Cloud Gate is product as advertisement, and its message is the same as the one conveyed by the rest of Millennium Park, which in essence is this: we are not Detroit. Both proclaim that Chicago is not a dying Rust Belt city, but a nexus in the circulation of global capital. Naturally this involves a bit of obfuscation and bluster. Millennium Park enacts this effacement quite literally: it is built over the old Illinois Central Rail yard, which it conceals under acres of expensively engineered garden. Every available inch is given over to corporate sponsorship. You can take a stroll from the Boeing Gallery to the McCormick Tribune Ice Rink, past the AT&T Plaza, through the Chase Bank Promenade and on through the Exelon Pavilions to the McDonald’s Cycle Center and the British Petroleum Bridge. The buildings in the park create a strange impression. They range from the superb (Piano’s Museum extension) to the self-derivative (Gehry’s Pritzker Pavilion) to the hopeless (Gehry’s BP Bridge), but as an ensemble they seem out of proportion to each other and to the rest of the city, as if a collection of architectural bonsai has been arranged in the world’s largest sculpture garden.
Here a comparison with Richard Serra’s Tilted Arc might be in order. A curving wall made out of a single piece of raw steel, 12 feet high and 120 feet long, it was installed in the middle of New York’s Federal Plaza in 1981. Slightly tilted, the wall bisected the plaza, forcing workers in the surrounding office buildings to navigate around it. From the outset, Tilted Arc became a magnet for free-floating social anxiety. Its critics accused it of attracting graffiti and rats, and imagined that it might be used as a shelter for terrorists intent on attacking the New York County Clerk’s office. (Objections were also raised about its cost, though at $175,000, it seems quaint compared to the $24 million spent on Cloud Gate). After years of litigation, it was finally removed in 1989.
Even with the passage of time, the depth of this hostility remains puzzling. After all, Tilted Arc was no more abstract or monumental than Cloud Gate. But the message or effect of Serra’s work is almost the antithesis of Kapoor’s. Kapoor’s work privileges virtual experience, while Serra’s insists on sensual immediacy. You photograph yourself in the reflection of the surface Kapoor creates; you plunge bodily into Serra’s tunnels.2 Cloud Gate is about lightness and futurity; Tilted Arc was about gravity and weight, the way the steel wall met the ground and the way it served as its own support. One work seems to have touched down in Chicago out of the sky, while the other burrowed into a particular site. Cloud Gate, designed to obscure the process that went into its manufacture, looks impossibly new. Fashioned out of COR-TEN steel, Tilted Arc looked like it came straight out of the blast furnace and quickly developed a patina of orange rust. Whereas Cloud Gate’s skin conceals its structure (a hidden armature of giant rings supports the steel surface), Tilted Arc insists on structure as form. In short: Tilted Arc adopts the procedures of industry, while Cloud Gate speaks the language of the post-industrial economy.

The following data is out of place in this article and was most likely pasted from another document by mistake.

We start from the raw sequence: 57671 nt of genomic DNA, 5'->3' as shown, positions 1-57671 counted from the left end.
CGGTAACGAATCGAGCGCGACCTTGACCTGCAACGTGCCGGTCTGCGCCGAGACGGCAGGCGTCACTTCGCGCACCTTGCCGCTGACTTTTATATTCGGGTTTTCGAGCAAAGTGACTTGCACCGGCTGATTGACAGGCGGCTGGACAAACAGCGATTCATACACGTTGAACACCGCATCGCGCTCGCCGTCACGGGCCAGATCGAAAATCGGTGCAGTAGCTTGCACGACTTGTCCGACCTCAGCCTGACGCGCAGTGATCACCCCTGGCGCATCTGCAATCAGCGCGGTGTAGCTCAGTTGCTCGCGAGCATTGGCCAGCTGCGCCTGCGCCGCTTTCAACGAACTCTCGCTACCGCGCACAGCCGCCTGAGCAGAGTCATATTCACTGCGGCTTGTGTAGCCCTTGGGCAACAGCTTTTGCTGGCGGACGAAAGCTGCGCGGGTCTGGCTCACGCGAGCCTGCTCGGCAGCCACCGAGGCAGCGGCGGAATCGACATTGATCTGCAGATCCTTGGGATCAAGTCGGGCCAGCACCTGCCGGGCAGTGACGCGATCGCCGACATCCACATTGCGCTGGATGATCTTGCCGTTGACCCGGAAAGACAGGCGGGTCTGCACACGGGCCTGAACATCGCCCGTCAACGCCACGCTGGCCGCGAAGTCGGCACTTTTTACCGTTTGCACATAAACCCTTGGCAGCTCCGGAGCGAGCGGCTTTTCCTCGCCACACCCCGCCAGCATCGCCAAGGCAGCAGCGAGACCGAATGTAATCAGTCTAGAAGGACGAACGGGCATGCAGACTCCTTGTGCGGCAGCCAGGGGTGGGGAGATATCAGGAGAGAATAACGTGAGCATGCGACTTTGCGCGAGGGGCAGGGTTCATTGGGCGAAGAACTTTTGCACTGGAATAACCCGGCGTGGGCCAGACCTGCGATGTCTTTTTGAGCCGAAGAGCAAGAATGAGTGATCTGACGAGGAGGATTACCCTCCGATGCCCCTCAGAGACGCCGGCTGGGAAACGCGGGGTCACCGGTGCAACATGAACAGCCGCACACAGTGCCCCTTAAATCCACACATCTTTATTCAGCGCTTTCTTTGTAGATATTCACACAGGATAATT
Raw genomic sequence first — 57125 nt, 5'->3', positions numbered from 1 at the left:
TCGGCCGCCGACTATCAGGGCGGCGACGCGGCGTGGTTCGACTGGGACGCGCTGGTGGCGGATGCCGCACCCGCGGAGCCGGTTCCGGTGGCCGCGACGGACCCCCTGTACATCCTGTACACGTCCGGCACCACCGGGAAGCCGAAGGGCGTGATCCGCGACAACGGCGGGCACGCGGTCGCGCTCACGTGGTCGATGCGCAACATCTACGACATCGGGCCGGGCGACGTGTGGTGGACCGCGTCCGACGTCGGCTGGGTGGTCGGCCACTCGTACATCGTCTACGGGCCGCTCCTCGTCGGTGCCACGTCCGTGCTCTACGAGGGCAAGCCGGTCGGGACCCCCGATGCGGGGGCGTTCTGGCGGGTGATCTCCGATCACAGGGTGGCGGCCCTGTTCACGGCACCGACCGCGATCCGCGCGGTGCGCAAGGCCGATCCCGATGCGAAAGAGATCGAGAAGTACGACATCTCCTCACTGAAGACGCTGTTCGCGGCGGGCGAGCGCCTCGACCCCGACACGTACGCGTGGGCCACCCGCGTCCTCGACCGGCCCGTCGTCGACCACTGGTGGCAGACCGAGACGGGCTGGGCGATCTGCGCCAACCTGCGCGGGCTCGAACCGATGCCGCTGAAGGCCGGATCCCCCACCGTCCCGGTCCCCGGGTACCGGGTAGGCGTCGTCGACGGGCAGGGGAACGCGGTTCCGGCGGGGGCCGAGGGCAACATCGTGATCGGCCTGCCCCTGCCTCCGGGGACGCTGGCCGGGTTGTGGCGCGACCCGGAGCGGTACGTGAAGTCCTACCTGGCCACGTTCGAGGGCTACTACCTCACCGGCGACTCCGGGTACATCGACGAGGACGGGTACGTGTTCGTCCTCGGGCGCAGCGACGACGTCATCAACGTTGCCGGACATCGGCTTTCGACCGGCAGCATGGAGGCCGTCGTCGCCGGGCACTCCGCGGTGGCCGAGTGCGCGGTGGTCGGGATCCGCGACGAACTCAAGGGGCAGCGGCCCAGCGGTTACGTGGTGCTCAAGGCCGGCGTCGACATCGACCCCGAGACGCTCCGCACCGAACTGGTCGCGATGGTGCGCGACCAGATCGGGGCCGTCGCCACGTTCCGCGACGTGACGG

Let me suggest, then, that this is the underlying reason for the opposition to Tilted Arc. Kapoor’s work, in its lightness and smoothness and breezy populism, figures the frictionless movement of money and ideas which is the promise of the digital economy. Serra’s work, with its hard tectonics and insistence on place, remains rooted in the world of things made by people in physical space. The real anxieties surrounding Tilted Arc had very little to do with vermin and urban blight, and everything to do with the unease engendered by what is perceived as an outmoded socio-economic order. Tilted Arc revealed what Cloud Gate and Millennium Park were built to efface, and that is why it had to be torn down.3
Kapoor doesn’t privilege the site or demystify structure. he doesn’t do any of the things post-minimalist sculpture was supposed to do in the days when it seemed to be playing an endgame with history. So what? Cloud Gate is a hit. People love it. It’s glamorous and strange and silly. It manages to stay aloof while entertaining a crowd. But what does this brilliant bauble mean in the center of a bankrupt city? And isn’t there something unseemly about being asked, so insistently, to enjoy?
One of the things Cloud Gate’s brilliant surface makes it easy to forget is that it isn’t just a mirror or a void or a gate. It’s also a triumphal arch, and like the rest of Millennium Park, the triumph it celebrates is the triumph of Daleyism—that particular blend of hereditary democracy, crony capitalism and corporate welfare that is Chicago’s gift to the world. It’s the voice of a hollowed-out liberalism, reduced to a nub of empty rhetoric, that celebrates community even as it forces the privatization of public goods, embraces education while shutting down schools, and exalts the middle class as it undermines unions. To the world, Cloud Gate says that Chicago is a city of the future. Under its breath, it whispers who that future is really for.
And this, finally, is the truth Cloud Gate’s quicksilver skin was engineered to deny: that they took our city from us, perverted our ideals, and in return, asked us to wish on a magic bean.